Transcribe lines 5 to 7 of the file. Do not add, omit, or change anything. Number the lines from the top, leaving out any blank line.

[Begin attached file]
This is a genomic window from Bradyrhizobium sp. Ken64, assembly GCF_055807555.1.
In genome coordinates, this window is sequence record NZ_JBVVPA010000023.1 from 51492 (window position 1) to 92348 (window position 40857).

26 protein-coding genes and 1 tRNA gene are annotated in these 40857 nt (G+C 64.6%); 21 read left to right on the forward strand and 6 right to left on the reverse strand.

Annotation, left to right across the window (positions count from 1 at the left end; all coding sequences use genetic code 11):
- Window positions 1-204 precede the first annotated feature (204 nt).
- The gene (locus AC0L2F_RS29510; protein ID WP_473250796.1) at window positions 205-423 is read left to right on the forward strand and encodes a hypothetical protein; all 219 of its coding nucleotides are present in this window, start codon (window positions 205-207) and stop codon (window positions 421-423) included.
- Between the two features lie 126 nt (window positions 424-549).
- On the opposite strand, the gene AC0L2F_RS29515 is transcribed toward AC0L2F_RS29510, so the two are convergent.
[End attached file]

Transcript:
- Window positions 1-204 precede the first annotated feature (204 nt).
- The gene (locus AC0L2F_RS29510; protein ID WP_473250796.1) at window positions 205-423 is read left to right on the forward strand and encodes a hypothetical protein; all 219 of its coding nucleotides are present in this window, start codon (window positions 205-207) and stop codon (window positions 421-423) included.
- Between the two features lie 126 nt (window positions 424-549).